FSC approved fund’s buyout of KEB, but consensus is that decision was wrong
The long-standing issue involving U.S. Lone Star Funds is embarrassing financial regulators again this year.
The Financial Services Commission and the Financial Supervisory Service have recently shown off regulatory power by taking urgent countermeasures against several accidents including cyber system breakdown and hacking in several financial companies.
But it seems the regulatory bodies feel heavily burdened on close attention among the public about their coming ruling on whether Lone Star was eligible to buy Korea Exchange Bank in 2003.
Though FSC Chairman Kim Seok-dong had said regulators would finalize the issue before May, FSS Governor Kwon Hyouk-se Tuesday hinted at another postponement during his meeting with reporters.
Kwon said he has not reviewed the details probed by FSS staffers, adding further discussion with the final decision-maker FSC is also necessary for ruling the fund’s eligibility as the biggest shareholder of KEB.
Though a committee of the FSC had planned to announce its ruling on Lone Star by holding a regular meeting Wednesday, there is a high possibility that the issue will be delayed until next month.
The key point is whether the buyout fund was ― and has been ― a financial investor which is entitled to hold more than a 50 percent stake in a Korean bank.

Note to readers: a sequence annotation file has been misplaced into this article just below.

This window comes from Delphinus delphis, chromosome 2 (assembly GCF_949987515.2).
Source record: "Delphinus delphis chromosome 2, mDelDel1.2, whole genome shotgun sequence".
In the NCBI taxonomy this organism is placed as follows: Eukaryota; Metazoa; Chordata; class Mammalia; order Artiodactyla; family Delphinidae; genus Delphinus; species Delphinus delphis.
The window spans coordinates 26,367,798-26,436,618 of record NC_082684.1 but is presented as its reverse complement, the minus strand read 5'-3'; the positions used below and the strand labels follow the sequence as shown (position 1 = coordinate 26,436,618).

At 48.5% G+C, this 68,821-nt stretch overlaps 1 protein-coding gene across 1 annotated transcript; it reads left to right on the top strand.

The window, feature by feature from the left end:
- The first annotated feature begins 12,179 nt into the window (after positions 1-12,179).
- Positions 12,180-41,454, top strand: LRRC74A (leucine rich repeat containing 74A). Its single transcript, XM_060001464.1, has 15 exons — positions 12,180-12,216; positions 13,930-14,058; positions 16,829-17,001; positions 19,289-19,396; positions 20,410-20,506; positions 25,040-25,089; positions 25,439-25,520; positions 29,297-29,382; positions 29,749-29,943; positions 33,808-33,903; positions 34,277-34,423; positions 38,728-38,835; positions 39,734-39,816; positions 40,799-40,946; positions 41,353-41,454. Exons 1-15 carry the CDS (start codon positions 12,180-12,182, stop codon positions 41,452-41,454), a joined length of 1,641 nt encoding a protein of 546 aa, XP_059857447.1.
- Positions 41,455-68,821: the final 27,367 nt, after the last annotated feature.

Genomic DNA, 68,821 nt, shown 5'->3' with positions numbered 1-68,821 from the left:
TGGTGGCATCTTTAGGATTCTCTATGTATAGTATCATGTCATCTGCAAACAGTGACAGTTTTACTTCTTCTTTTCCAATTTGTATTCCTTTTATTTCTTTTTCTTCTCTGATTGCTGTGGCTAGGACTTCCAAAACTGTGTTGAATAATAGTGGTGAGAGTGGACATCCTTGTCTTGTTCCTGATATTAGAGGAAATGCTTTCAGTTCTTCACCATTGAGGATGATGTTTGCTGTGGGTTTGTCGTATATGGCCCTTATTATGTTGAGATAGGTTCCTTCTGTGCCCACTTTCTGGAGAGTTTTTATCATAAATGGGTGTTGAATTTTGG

Most of all, there are a few economists claiming Lone Star is a financial investor, criticizing the FSC’s former regulatory ruling in March that it believes the fund was “not a non-financial investor.”
Amid vast interest in the market and ongoing protest among unionized workers of KEB, even the FSC did not announce that it was a financial investor last month.
After promising further research on the issue, regulators asked 10 major law firms to make legal reviews on the fund’s eligibility.
To make matters worse for the regulators, several of the 10 law firms ― in their report to the FSS ― claimed that Lone Star has not been a financial investor but a non-financial investor.
Non-financial investors, or industry-oriented capital, are barred from controlling the majority stake in a Korean financial company under local laws.
Apart from the law firms’ documents, several other factors are pressuring regulators to probe the U.S. fund’s eligibility more sincerely and frankly.
Rep. Im Young-ho of the opposition Liberty Forward Party has said that he uncovered that Lone Star was a non-financial investor in 2003.
“We’ve analyzed the documents submitted by Lone Star to the FSC on Sep. 2, 2003,” Im said. “The ratio of non-financial capital accounts for 25.17 percent of its total equity capital at that time.”
While the law stipulates that a company whose non-financial capital ratio exceeds the 25 percent mark is a non-financial investor, Lone Star had argued that its ratio stayed at 21.26 percent.
By Kim Yon-se (email@example.com